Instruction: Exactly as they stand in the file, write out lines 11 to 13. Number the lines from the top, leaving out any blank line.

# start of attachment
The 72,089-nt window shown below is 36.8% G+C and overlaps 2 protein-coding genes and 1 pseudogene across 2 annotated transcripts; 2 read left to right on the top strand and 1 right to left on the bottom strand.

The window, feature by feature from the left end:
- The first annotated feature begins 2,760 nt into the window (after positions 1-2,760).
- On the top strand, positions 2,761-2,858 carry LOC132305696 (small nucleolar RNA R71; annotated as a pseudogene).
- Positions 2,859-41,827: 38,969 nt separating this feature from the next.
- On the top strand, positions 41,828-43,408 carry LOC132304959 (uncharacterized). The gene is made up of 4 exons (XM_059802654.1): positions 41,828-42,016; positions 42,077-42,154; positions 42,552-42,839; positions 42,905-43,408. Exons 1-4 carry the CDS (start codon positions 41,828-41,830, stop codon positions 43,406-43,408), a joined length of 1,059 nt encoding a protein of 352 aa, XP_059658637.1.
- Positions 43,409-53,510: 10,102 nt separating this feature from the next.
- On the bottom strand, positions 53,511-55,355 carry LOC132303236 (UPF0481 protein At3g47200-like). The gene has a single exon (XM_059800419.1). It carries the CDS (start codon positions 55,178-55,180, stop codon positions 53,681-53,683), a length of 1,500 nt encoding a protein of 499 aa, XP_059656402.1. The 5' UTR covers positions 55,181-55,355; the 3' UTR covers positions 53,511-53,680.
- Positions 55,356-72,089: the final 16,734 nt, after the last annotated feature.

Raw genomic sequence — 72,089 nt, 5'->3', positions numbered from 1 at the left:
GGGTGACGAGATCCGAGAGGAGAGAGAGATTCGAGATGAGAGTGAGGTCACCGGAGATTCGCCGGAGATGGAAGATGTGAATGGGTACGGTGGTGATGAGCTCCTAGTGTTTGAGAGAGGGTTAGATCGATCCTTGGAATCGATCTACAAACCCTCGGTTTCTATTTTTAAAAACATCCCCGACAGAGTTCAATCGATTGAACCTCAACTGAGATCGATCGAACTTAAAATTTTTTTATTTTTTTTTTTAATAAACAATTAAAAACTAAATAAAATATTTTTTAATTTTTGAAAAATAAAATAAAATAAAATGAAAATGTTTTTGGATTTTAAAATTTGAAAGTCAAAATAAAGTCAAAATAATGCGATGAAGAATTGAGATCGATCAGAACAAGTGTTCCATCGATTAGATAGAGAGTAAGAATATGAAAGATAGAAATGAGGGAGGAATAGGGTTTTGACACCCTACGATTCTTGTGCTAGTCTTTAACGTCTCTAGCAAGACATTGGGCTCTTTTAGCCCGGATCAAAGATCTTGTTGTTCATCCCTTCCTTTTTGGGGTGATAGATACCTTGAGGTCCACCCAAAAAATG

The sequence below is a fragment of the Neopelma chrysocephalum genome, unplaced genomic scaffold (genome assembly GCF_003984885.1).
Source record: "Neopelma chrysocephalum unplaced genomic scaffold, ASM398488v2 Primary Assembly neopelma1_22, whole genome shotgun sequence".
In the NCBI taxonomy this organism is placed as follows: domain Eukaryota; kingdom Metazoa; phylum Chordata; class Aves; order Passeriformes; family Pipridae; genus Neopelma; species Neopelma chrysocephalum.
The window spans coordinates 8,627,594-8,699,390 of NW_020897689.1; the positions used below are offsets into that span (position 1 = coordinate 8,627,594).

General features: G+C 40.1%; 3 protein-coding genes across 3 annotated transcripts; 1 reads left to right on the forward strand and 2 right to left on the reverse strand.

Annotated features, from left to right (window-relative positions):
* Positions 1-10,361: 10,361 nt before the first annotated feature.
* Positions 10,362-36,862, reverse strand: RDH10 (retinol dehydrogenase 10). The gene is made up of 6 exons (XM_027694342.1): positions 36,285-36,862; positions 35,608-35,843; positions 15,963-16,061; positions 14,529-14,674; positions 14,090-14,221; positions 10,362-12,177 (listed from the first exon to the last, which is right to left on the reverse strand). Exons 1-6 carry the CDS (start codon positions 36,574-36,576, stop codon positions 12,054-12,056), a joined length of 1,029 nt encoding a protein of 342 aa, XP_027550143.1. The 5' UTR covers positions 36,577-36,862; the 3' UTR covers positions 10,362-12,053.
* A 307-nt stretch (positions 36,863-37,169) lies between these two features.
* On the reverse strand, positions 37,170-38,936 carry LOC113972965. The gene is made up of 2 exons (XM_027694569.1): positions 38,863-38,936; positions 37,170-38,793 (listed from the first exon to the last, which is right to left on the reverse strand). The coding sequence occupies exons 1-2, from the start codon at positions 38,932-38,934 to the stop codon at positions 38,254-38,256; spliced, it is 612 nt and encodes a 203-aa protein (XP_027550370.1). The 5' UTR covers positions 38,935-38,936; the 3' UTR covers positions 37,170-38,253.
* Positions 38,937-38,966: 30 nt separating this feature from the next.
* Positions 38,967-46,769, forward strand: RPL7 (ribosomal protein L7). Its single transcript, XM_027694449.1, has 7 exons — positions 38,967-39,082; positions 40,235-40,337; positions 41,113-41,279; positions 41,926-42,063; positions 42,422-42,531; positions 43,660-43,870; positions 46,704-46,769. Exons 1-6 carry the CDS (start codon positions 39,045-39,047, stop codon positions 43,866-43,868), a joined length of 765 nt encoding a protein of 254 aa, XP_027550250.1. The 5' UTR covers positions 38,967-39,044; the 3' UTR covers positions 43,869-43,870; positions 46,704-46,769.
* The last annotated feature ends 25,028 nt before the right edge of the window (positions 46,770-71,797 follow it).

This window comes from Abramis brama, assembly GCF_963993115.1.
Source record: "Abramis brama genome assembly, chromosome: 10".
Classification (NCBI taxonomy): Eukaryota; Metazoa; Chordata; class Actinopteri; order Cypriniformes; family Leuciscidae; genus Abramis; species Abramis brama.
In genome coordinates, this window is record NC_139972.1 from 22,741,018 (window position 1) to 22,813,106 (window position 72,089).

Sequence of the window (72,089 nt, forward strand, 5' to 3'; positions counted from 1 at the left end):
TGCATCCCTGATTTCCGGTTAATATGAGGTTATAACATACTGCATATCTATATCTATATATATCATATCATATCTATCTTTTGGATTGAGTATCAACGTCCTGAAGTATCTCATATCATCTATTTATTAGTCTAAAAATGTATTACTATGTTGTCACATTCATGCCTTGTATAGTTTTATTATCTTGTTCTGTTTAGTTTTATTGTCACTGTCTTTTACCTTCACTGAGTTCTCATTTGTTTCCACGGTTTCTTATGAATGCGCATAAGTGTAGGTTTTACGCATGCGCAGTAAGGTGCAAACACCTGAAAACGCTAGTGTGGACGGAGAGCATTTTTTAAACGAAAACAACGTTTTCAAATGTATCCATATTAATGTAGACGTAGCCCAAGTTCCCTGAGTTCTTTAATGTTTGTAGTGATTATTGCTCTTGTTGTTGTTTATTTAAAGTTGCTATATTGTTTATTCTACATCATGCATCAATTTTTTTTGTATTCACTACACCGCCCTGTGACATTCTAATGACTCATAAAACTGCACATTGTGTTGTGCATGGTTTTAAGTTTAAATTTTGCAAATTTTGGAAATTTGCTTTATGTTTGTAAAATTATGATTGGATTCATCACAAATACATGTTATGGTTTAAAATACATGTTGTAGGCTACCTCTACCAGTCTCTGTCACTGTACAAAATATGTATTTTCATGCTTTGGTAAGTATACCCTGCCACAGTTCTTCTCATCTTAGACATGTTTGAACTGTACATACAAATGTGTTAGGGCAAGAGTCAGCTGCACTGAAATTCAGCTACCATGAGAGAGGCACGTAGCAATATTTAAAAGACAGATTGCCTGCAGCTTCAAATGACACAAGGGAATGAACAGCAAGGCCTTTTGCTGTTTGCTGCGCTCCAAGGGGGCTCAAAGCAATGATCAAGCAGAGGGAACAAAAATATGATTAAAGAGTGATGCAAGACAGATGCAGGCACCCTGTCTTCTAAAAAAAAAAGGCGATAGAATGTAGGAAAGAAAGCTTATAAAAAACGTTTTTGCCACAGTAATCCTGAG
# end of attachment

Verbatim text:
GGGTGACGAGATCCGAGAGGAGAGAGAGATTCGAGATGAGAGTGAGGTCACCGGAGATTCGCCGGAGATGGAAGATGTGAATGGGTACGGTGGTGATGAGCTCCTAGTGTTTGAGAGAGGGTTAGATCGATCCTTGGAATCGATCTACAAACCCTCGGTTTCTATTTTTAAAAACATCCCCGACAGAGTTCAATCGATTGAACCTCAACTGAGATCGATCGAACTTAAAATTTTTTTATTTTTTTTTTTAATAAACAATTAAAAACTAAATAAAATATTTTTTAATTTTTGAAAAATAAAATAAAATAAAATGAAAATGTTTTTGGATTTTAAAATTTGAAAGTCAAAATAAAGTCAAAATAATGCGATGAAGAATTGAGATCGATCAGAACAAGTGTTCCATCGATTAGATAGAGAGTAAGAATATGAAAGATAGAAATGAGGGAGGAATAGGGTTTTGACACCCTACGATTCTTGTGCTAGTCTTTAACGTCTCTAGCAAGACATTGGGCTCTTTTAGCCCGGATCAAAGATCTTGTTGTTCATCCCTTCCTTTTTGGGGTGATAGATACCTTGAGGTCCACCCAAAAAATG

The sequence below is a fragment of the Neopelma chrysocephalum genome, unplaced genomic scaffold (genome assembly GCF_003984885.1).
Source record: "Neopelma chrysocephalum unplaced genomic scaffold, ASM398488v2 Primary Assembly neopelma1_22, whole genome shotgun sequence".